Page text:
Former Lowertown restaurant site transitions into day shelter to help those in need
For those without shelter in this latest Minnesota cold snap, having nowhere to get warm can be dangerous, even deadly.
“This time of year is the worst time of year for a number of reasons,” explains Molly Jalma, the Executive Director of Listening House, a St. Paul day shelter. “The weather alone is such a factor.”
Dan Richardson is among those who stopped by the facility Thursday to get a break from the bitter weather.
“Need the most help we can get right now,” he says. “Really rough out here when it’s cold out. When it’s cold out here, it’s cold.”
Listening House now serves between 150-200 people a day, from 12-8 p.m., Wednesday through Sunday.
The shelter hopes to expand its hours and facilities at some point in the future.
“We’re part of the eco-system of the care that goes into the residents here that have nothing,” Jalma says.
Ramsey County has seen a jump in the number of unsheltered people.
In 2018, 129 people were reported unsheltered.
Last year, there were nearly 370 people- a 185% increase.
“We are seeing many more people, and we’re seeing people at different levels of need,” Jalma says. “The shelters are at capacity. We’re seeing more new people than we usually do at this time of year.”
Listening House has been around since the early 1980s.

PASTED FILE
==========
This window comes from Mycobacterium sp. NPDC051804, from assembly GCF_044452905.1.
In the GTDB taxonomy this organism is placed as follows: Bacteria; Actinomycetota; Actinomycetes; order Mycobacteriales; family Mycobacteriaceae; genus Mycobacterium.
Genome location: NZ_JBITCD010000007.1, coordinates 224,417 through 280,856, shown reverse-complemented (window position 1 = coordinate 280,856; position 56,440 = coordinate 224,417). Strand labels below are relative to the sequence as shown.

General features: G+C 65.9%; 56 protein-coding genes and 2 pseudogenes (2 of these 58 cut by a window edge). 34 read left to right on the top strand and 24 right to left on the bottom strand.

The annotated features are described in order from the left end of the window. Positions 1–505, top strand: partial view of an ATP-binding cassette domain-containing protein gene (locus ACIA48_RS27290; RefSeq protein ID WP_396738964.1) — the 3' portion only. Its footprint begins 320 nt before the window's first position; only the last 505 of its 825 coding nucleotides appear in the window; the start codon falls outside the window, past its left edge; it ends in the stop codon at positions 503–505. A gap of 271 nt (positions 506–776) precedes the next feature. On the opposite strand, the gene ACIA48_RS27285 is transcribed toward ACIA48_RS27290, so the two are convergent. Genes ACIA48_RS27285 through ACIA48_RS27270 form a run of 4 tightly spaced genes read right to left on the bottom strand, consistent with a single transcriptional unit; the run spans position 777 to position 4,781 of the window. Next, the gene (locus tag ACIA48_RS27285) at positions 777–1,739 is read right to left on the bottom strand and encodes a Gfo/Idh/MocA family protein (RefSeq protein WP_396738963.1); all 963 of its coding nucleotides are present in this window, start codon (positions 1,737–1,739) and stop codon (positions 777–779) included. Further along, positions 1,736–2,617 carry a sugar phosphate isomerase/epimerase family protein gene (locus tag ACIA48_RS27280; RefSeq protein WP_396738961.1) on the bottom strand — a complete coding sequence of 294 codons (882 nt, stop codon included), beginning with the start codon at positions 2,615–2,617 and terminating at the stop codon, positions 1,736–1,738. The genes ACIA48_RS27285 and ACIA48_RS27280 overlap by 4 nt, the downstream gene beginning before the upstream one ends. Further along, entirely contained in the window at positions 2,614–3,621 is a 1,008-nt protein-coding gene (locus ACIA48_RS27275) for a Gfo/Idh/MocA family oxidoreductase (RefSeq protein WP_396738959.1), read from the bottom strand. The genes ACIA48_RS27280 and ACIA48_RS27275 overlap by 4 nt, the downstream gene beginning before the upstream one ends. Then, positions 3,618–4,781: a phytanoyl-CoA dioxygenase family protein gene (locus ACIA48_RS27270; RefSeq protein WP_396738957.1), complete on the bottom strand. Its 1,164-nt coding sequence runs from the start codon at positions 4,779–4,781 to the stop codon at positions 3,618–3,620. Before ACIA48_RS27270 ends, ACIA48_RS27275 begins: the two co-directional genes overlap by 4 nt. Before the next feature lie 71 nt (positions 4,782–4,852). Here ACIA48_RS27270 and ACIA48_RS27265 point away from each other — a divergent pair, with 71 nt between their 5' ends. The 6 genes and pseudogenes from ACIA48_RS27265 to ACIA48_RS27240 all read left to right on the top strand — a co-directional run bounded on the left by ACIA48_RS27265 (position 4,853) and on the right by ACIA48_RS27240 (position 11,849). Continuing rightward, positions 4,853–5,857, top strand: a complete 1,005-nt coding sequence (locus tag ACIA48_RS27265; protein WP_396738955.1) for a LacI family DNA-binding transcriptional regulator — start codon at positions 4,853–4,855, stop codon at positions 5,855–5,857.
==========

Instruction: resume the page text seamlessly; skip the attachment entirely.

The new facility, funded through a $6 million public/private partnership, opened in December, in the old Red’s Savoy Pizza building in Lowertown.
Now, Listening House is serving food there three times a day for those in need.
“For folks who may not be able to access meals in other shelter spaces, we may be the only place where they can get a meal,” says Elyse Pennica, the Program Services Manager for Listening House. “So, it’s super-powerful to be able to provide that to people.”
The facility says it served 500 people in November, and more than 700 in December.
Jalma says she expects that number to rise in January.
Anwar Willis says he’s one of the lucky visitors- he’s a place to stay for several years now- but declares there are many who don’t.
“Just getting out of the cold, period,” Willis notes. “Some people don’t have no place to stay. A lot of people staying in tents.”
At Listening House, clients can pick up mail, meet with counseling services, grab hats and gloves, and even receive vaccinations.
“They’re trying to get out of the situation they’re in,” Jalma explains. “In order to do that, they have to be able to use the phone, use a computer, meet with people, fill out paperwork, and that’s what we are.”
Keith Lattimore, the Director of Ramsey County Housing Stability, issued a statement in which he noted the county’s shift from one main warming space location to three additional warming spaces, allowing a separate space for women.
He says those spaces have seen an influx of people who need a place to warm up overnight, as many as 500 on average.
Jalma says Listening House can bridge the gap during the daylight hours.
“People need refuge during the day,” she says. “You just can’t tough it out, no matter how experienced you might be at being outside. It catches you off guard.”
Warming space information for Ramsey County can be found here: Winter Warming Spaces | Ramsey County
You can find additional information about housing and shelter related support here: Housing Services & Support | Ramsey County